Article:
No, not the goal line debacle in the England-Germany game, nor the various bizarro sendings off — and I’ll admit I won’t count the disallowed goal against the U.S. because the ref has never made clear what infringement he was calling, so it’s impossible to rate the error. But in tonight’s Spain-Paraguay nail-biter, I think I saw the worst of all: The sequence of penalty kicks awarded and not awarded in the space of a few seconds.
Carlos Batres awarded Spain a penalty kick moments after Iker Casillas had saved Oscar Cardozo’s spot kick for Paraguay. Up stepped Xabi Alonso to calmly slot home, but Batres disallowed the goal, insisting the kick be retaken because Spanish players had encroached by inches into the box when the ball was struck. That was a nonsense call — in fact, players from both sides had been twenty inches further inside the Spanish box when Cardozo’s kick was struck and no retake was ordered. By the letter of the law, the call on Alonso was permissible, but it was absurd given the standards in today’s game — nobody, for example, calls a foul on a keeper who moves just an inch or two off his line before a penalty is struck — and even those Batres himself had established on the earlier Paraguayan penalty.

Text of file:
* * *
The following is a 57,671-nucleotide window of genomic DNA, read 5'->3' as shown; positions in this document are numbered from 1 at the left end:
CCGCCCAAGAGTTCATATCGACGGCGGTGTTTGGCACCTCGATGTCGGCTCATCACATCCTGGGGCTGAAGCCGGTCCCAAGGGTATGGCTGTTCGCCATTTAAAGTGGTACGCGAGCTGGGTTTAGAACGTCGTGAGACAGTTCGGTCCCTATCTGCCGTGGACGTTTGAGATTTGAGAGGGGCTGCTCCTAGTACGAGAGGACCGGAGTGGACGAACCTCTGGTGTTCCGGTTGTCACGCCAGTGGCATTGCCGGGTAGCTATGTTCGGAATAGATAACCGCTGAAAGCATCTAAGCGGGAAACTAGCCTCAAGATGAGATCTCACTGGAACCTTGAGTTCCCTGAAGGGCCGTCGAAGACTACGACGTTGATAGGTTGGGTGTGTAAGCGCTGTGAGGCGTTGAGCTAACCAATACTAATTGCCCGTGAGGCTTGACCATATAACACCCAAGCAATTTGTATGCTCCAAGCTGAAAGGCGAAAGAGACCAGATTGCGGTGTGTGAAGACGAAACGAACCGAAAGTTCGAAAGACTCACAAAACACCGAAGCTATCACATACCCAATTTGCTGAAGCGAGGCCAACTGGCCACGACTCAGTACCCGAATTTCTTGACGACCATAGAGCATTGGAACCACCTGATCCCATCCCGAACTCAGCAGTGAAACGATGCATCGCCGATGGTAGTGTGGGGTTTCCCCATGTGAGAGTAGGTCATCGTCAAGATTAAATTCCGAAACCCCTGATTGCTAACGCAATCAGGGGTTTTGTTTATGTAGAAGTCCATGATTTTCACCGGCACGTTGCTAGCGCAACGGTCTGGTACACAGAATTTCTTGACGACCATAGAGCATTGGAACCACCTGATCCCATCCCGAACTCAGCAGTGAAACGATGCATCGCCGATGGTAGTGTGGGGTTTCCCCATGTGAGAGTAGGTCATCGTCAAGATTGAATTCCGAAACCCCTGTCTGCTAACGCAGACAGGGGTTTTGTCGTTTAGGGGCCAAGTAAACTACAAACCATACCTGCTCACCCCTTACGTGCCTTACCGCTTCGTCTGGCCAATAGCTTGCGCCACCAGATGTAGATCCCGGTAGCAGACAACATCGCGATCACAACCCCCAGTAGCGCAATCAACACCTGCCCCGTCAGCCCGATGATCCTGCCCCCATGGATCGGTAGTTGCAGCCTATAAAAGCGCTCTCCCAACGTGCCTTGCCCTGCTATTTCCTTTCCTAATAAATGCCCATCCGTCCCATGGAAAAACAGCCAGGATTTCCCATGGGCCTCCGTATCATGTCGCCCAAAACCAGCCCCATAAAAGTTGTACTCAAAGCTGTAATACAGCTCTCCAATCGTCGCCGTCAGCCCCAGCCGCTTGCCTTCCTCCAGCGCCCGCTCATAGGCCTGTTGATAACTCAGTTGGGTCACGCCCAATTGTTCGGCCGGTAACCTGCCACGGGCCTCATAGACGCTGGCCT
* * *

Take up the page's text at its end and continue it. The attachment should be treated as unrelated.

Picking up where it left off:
But worse was to come: On the retaken penalty, goal keeper Justo Villar managed to parry Alonso’s kick, but Cesc Fabregas reached rebound first, and tapped it past the keeper, intending to round him. Villar, unable to reach the ball, then clearly trips Fabregas. That should have been another penalty, perhaps even a dismissal of the goalie for a “last-man” foul. The fact that the ref might have felt a bit of a twerp ordering a third penalty in as many minutes was neither here nor there — if he’d gotten the first call right, there’d have been only one.